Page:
As tech has become an essential part of almost all industries, developers are in high demand. This doesn't make it easier to find a suitable position, though, and sending out applications can be very time-consuming and often an unsuccessful process. Even just finding positions that fit your skills and interests can be difficult.
If you're looking for the perfect role, diversifying your search strategy will help you discover options you may have missed. Here are some tactics for hunting for the ideal developer job.
These sound like opposites, but they're actually complementary. As technology expands into more and more industries, you may find the position you're looking for outside a traditional tech company. Consider what field you're interested in and what kind of work you'd like to support as a developer. Then it's time to narrow your scope back down to identify the niche you're interested in, so you can put your energy into applications for roles you would be happy to have. Consider these questions before you begin your search in earnest:
By first zooming out and then focusing in, you'll be able to find tech job openings that you're actually interested in and qualified for, which will get you faster results.
Networking is standard advice for a reason—it's a great way to learn about new positions and opportunities that may not ever be available on public job listings. Recruitment at companies often starts long before a job listing is made public, through people's connections and recommendations. These positions may be filled before they're even posted on a job search website.
There are many ways to connect with people in your industry, both online and in person. Attend conferences and workshops, as well as more casual meetups and other opportunities. The goal here is not to laser focus on the people you want to ask for jobs. It's about making long-lasting connections that can serve as contacts and referrals in the future. When you meet people at these events, add them on LinkedIn and follow up with them about things you discussed previously.
Don't limit your networking to people in the industry either. Your family and friends are also useful resources. By letting people know you're on the lookout for a new job in a particular area, you're opening up your options as there's often someone who knows someone whose company is hiring.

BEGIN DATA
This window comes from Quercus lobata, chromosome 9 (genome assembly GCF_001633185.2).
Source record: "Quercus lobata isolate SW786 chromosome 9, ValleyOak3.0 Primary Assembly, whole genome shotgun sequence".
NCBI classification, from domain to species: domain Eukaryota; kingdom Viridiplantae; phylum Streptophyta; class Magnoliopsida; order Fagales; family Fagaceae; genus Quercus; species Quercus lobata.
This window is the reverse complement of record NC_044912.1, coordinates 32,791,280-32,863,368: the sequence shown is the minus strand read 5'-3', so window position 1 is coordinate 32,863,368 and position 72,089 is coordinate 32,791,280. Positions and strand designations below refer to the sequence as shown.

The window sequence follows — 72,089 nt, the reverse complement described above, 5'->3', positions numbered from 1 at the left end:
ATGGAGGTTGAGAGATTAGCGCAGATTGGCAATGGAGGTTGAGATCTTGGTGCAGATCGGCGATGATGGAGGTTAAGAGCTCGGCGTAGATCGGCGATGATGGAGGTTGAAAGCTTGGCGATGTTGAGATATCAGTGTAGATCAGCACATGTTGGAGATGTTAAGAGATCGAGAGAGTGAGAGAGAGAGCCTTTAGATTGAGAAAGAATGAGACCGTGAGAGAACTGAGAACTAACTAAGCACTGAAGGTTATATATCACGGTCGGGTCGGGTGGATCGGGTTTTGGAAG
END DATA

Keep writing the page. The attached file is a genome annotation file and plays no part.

Put together a list of companies you're keen on working for, with a focus on ones that currently have open tech roles, though you can also include your dream companies even if they don't have any positions listed. Then do your research: use the company's website and LinkedIn to find the relevant people at those companies to contact directly. Connect with them on LinkedIn and let them know that you're interested in a specific role. Thank them for accepting your connection request, and send along your resume as well as any other relevant info, such as a link to your GitHub profile or personal site. Let them know you'd like to meet and when you're available. You can also reach out to former colleagues or friends at places you're interested in and ask them if they can put in a word for you.
This can take more time and effort than simply putting in job applications through a job board, but this personalized approach can get you through to the interview stage more easily.
Completing your profile on LinkedIn and making sure all your information is up to date will help you out a lot. LinkedIn is used by 90% of recruiters in many industries to search for qualified candidates, and you'll be 40 times more likely to get opportunities from these recruiters if your profile is complete.
Here are some tips to get your LinkedIn profile in shape:
Recruiters are often very helpful for companies as they search for the best candidates for their openings, and as a job seeker, you can also benefit from going through a recruitment agency. You will be able to give all your information to someone who has an inside track to the kinds of IT jobs you're looking for, and the recruiter can also provide you with all the relevant details of a company so you can decide whether they're a good fit for you.
Finally, once it's time to apply, take a bit of time to adjust your resume to suit each position. You don't have to do a full rewrite, but it's a good idea to make sure you've focused on the most relevant experience and included keywords that match the ones in the job description. This is especially important for online applications that are going to be screened for matches. A resume that is tailored for the position will often put you a step ahead of other applicants.
By building up a strong and easily tailored resume, as well as following the other strategies shared here, you will be on the right track to find your next developer job quickly.
PS: Along with the team at Relocate.me, we've created a Telegram channel where we regularly share tech job offerings with relocation assistance available, international job search tips, relo stories, and more. Consider joining 🙂
Alexandra is a marketing enthusiast with a passion for launching and growing HR-Tech products, such as Relocate.me. She believes content marketing is about delivering high-quality content that provides value—not just generating leads. Alexandra has been involved in tech recruitment since 2016.
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